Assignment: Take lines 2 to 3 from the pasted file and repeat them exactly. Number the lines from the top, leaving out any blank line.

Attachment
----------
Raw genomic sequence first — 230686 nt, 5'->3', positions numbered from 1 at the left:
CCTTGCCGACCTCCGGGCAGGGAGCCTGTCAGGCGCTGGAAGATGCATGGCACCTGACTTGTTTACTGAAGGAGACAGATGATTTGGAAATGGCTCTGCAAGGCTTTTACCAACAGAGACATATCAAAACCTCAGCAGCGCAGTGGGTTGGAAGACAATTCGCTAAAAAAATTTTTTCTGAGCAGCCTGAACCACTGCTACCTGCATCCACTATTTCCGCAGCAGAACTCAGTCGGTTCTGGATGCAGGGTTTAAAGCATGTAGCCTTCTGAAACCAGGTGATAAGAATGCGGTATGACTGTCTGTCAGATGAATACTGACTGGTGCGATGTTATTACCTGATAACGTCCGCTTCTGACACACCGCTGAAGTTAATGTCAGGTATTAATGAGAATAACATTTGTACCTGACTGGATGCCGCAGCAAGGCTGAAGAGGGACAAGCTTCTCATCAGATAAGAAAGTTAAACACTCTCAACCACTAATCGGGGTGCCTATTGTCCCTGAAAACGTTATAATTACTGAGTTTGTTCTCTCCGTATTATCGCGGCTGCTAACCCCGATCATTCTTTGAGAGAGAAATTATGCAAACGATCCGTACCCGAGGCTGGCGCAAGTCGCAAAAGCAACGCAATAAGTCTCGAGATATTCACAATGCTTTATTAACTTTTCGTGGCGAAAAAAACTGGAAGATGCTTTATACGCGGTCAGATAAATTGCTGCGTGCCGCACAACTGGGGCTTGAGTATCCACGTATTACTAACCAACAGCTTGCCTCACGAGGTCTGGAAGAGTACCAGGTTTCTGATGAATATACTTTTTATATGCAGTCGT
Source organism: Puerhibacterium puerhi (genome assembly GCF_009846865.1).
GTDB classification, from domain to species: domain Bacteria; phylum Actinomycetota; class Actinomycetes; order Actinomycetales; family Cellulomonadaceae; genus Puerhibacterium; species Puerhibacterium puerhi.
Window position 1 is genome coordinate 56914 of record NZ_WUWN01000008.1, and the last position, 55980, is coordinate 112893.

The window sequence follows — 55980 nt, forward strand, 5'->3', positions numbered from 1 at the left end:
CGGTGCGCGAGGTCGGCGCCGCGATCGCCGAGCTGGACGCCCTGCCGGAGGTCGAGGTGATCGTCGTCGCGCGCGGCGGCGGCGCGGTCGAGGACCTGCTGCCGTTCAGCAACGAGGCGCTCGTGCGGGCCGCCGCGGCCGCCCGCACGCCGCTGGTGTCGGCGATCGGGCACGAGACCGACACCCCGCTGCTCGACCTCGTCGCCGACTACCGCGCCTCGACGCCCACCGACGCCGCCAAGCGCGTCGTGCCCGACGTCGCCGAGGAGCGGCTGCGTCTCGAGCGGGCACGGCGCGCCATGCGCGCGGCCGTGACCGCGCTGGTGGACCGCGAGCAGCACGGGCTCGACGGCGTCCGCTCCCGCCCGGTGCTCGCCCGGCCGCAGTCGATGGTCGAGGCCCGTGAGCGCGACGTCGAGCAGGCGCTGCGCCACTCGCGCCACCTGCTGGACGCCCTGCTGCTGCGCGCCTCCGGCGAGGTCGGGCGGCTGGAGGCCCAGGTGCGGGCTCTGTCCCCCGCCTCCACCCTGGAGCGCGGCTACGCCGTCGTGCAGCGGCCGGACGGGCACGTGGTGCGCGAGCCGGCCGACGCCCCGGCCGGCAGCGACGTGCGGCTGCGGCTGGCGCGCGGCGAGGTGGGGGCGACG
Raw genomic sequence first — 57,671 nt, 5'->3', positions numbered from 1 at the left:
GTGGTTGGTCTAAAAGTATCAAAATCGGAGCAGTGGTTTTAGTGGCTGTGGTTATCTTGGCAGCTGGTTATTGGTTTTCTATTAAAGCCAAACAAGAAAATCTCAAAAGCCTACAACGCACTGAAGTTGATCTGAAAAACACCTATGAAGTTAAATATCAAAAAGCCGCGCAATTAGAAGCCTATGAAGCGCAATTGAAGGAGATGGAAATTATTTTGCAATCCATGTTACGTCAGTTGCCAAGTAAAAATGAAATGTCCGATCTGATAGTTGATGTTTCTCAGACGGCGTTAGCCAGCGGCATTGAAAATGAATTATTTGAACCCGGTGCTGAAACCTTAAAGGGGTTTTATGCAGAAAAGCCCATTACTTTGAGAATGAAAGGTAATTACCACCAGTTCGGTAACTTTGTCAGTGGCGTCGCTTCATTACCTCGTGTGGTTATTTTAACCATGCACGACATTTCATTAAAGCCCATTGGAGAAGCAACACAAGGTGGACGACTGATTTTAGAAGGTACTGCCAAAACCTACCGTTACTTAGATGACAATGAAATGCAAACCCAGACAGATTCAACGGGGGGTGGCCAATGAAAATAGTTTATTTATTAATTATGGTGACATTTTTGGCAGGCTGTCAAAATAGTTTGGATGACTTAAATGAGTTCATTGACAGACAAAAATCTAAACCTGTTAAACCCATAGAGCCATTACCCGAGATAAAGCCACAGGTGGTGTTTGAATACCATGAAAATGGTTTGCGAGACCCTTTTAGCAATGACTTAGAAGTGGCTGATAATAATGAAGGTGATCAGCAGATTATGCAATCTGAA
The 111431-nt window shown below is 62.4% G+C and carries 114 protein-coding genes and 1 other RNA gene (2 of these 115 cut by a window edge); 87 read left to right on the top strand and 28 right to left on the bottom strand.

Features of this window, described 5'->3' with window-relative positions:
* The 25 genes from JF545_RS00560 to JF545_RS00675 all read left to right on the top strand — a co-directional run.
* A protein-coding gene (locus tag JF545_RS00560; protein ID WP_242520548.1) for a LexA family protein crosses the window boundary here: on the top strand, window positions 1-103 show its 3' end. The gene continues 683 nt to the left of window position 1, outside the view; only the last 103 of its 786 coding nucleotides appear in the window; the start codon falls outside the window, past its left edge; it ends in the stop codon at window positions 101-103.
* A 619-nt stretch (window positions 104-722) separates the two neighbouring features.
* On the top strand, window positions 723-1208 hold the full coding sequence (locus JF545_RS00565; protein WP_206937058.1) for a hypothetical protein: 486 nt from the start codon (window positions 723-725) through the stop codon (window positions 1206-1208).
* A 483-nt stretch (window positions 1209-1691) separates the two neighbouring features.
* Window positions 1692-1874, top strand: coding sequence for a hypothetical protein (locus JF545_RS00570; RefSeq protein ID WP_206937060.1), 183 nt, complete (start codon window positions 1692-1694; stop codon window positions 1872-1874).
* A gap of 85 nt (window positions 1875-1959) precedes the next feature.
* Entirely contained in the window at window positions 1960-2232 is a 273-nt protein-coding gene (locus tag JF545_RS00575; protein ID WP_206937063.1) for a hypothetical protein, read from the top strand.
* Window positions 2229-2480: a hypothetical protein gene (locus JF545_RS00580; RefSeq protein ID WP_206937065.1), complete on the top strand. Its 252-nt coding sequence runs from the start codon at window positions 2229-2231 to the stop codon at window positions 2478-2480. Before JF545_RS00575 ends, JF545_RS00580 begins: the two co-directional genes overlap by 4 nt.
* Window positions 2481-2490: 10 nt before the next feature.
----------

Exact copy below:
CCTTGCCGACCTCCGGGCAGGGAGCCTGTCAGGCGCTGGAAGATGCATGGCACCTGACTTGTTTACTGAAGGAGACAGATGATTTGGAAATGGCTCTGCAAGGCTTTTACCAACAGAGACATATCAAAACCTCAGCAGCGCAGTGGGTTGGAAGACAATTCGCTAAAAAAATTTTTTCTGAGCAGCCTGAACCACTGCTACCTGCATCCACTATTTCCGCAGCAGAACTCAGTCGGTTCTGGATGCAGGGTTTAAAGCATGTAGCCTTCTGAAACCAGGTGATAAGAATGCGGTATGACTGTCTGTCAGATGAATACTGACTGGTGCGATGTTATTACCTGATAACGTCCGCTTCTGACACACCGCTGAAGTTAATGTCAGGTATTAATGAGAATAACATTTGTACCTGACTGGATGCCGCAGCAAGGCTGAAGAGGGACAAGCTTCTCATCAGATAAGAAAGTTAAACACTCTCAACCACTAATCGGGGTGCCTATTGTCCCTGAAAACGTTATAATTACTGAGTTTGTTCTCTCCGTATTATCGCGGCTGCTAACCCCGATCATTCTTTGAGAGAGAAATTATGCAAACGATCCGTACCCGAGGCTGGCGCAAGTCGCAAAAGCAACGCAATAAGTCTCGAGATATTCACAATGCTTTATTAACTTTTCGTGGCGAAAAAAACTGGAAGATGCTTTATACGCGGTCAGATAAATTGCTGCGTGCCGCACAACTGGGGCTTGAGTATCCACGTATTACTAACCAACAGCTTGCCTCACGAGGTCTGGAAGAGTACCAGGTTTCTGATGAATATACTTTTTATATGCAGTCGT
Source organism: Puerhibacterium puerhi (genome assembly GCF_009846865.1).